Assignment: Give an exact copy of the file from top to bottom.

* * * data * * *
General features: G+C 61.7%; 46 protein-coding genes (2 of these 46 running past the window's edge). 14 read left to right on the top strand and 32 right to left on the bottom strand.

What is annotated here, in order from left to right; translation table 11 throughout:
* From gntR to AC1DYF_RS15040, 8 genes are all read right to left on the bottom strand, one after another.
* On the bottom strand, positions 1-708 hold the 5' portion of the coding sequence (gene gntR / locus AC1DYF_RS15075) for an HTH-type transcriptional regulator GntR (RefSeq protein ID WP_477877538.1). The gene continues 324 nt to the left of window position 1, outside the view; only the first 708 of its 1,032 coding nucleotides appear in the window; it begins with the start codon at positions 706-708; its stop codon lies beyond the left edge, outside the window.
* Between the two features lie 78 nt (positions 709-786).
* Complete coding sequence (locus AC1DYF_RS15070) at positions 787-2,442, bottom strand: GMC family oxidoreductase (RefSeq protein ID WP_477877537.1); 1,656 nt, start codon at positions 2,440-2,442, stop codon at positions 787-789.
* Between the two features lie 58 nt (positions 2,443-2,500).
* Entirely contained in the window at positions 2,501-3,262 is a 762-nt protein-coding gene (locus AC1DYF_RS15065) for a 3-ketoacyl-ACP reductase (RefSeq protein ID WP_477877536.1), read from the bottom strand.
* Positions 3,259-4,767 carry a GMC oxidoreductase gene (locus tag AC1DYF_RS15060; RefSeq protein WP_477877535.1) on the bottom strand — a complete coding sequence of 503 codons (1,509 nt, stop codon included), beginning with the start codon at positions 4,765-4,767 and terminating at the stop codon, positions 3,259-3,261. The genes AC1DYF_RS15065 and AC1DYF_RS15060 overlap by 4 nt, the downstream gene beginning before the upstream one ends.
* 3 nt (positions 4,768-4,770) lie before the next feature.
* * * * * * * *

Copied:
General features: G+C 61.7%; 46 protein-coding genes (2 of these 46 running past the window's edge). 14 read left to right on the top strand and 32 right to left on the bottom strand.

What is annotated here, in order from left to right; translation table 11 throughout:
* From gntR to AC1DYF_RS15040, 8 genes are all read right to left on the bottom strand, one after another.
* On the bottom strand, positions 1-708 hold the 5' portion of the coding sequence (gene gntR / locus AC1DYF_RS15075) for an HTH-type transcriptional regulator GntR (RefSeq protein ID WP_477877538.1). The gene continues 324 nt to the left of window position 1, outside the view; only the first 708 of its 1,032 coding nucleotides appear in the window; it begins with the start codon at positions 706-708; its stop codon lies beyond the left edge, outside the window.
* Between the two features lie 78 nt (positions 709-786).
* Complete coding sequence (locus AC1DYF_RS15070) at positions 787-2,442, bottom strand: GMC family oxidoreductase (RefSeq protein ID WP_477877537.1); 1,656 nt, start codon at positions 2,440-2,442, stop codon at positions 787-789.
* Between the two features lie 58 nt (positions 2,443-2,500).
* Entirely contained in the window at positions 2,501-3,262 is a 762-nt protein-coding gene (locus AC1DYF_RS15065) for a 3-ketoacyl-ACP reductase (RefSeq protein ID WP_477877536.1), read from the bottom strand.
* Positions 3,259-4,767 carry a GMC oxidoreductase gene (locus tag AC1DYF_RS15060; RefSeq protein WP_477877535.1) on the bottom strand — a complete coding sequence of 503 codons (1,509 nt, stop codon included), beginning with the start codon at positions 4,765-4,767 and terminating at the stop codon, positions 3,259-3,261. The genes AC1DYF_RS15065 and AC1DYF_RS15060 overlap by 4 nt, the downstream gene beginning before the upstream one ends.
* 3 nt (positions 4,768-4,770) lie before the next feature.